The Emerald Atlas (The Books of Beginning, book 1)
By John Stephens, read by Jim Dale
Published 2011 by Listening Library
Kate, Michael, and Emma have lived a sad life for the last ten years - shuttled from one orphanage to another, never quite fitting in or feeling wanted. Kate, being the eldest, is the only one who can even vaguely remember their parents but she knows her mother said they'd be together again someday. But the siblings are more special than they know - and in more danger than they could imagine.
This book had gotten tons of buzz when it was first released but, of course, I didn't have the time to pick it up. I grabbed it recently because it's one of the Lone Star Reading List books and I saw the audio version was available for download. I wasn't paying much attention when I downloaded so I was pleasantly surprised (actually, thrilled) when I started listening and realized this was narrated by Jim Dale. YAY! I mean, you know who Jim Dale is, right? He brings the same charm and personality to this book as he did to his narration of the Harry Potter series and helped me fall just a bit more in love with this book than I might have otherwise.
But, brilliant though he is, Jim Dale is not the only reason to love this book. This is a perfect read for fantasy fans - it is exciting and adventurous, action-packed and full of heart. The characters - they are the best thing about this book. I just wanted to reach out and give them all hugs - even occasionally obnoxious Emma. I thought each sibling was uniquely crafted and had a distinct personality. I loved them all equally. Stephens has also done a fantastic job of creating a believable sibling relationship among the three and exploring all the emotions and hardships that such a relationship is fraught with. There is a lot going on in the world Stephens has created in this novel and I sometimes get lost when I listen instead of read. It is a credit to his skill as a writer that I was continually able to know what was going on the entire time I listened to the book. The pacing of the novel is incredibly well-done, too, as I constantly wanted to know what would happen next. Stephens kept me in suspense throughout the entire book and I think this will be a big hit with kids. I am not surprised to see it as one of the Lone Star Reading List titles for this year. I will definitely be picking up the next book and seeing where Stephens goes from here.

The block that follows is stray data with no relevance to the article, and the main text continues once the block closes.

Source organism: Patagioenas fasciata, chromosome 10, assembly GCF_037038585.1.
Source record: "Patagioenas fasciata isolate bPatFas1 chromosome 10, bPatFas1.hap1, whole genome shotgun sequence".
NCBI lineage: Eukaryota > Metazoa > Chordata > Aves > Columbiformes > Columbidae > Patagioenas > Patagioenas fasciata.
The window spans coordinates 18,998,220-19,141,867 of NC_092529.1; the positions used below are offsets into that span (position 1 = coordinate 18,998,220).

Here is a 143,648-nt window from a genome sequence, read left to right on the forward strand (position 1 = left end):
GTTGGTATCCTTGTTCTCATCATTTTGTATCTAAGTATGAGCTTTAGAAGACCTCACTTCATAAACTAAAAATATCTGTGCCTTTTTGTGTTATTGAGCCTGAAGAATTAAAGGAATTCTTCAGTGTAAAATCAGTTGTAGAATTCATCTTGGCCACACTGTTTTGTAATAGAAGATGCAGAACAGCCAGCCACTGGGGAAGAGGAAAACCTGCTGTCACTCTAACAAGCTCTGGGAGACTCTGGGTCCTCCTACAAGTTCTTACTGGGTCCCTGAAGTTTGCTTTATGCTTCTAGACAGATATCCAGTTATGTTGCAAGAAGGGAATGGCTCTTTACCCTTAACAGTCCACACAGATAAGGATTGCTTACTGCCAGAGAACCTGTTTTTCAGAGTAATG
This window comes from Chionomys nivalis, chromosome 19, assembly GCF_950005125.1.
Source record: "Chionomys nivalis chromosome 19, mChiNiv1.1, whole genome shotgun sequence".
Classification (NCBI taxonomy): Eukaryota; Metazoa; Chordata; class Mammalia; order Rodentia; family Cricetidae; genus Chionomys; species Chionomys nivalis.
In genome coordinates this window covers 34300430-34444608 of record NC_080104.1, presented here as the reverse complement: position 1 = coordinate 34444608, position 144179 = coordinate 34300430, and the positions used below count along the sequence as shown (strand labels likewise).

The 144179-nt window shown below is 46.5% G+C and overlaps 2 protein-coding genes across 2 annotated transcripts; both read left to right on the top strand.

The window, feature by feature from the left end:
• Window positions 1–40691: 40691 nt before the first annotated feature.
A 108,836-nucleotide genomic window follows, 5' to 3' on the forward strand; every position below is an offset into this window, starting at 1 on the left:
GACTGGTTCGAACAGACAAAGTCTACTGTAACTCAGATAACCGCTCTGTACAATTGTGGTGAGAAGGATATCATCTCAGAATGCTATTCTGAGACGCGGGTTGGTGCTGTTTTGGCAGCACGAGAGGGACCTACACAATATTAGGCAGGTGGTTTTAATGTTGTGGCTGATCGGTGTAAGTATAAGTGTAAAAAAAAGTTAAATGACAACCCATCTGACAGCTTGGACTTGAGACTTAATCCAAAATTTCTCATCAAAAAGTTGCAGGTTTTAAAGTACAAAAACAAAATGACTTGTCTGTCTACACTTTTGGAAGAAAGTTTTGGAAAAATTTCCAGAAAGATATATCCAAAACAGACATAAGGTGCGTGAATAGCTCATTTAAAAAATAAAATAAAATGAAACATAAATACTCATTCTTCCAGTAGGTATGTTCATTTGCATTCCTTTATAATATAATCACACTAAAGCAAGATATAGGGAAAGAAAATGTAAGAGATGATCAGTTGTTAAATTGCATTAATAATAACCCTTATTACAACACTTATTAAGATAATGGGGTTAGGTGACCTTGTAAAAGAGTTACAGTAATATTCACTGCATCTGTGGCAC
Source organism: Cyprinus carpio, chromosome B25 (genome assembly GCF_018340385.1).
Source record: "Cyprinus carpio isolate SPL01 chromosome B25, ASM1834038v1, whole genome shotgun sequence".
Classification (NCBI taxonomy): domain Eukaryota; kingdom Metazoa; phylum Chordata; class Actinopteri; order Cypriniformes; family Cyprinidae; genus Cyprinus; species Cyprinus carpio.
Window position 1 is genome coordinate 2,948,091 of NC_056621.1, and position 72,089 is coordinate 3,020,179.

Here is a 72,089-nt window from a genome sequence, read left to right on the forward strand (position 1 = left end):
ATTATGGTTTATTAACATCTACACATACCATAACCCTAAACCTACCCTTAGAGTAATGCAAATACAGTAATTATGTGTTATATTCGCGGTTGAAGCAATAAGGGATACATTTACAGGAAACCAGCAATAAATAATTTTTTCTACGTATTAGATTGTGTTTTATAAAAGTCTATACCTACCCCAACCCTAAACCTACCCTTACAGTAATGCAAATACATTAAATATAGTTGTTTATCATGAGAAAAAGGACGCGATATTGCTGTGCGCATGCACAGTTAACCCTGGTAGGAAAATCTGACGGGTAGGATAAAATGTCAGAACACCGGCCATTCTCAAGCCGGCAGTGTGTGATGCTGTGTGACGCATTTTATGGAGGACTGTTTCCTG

As a final note, I will listen to anything Jim Dale wants to read.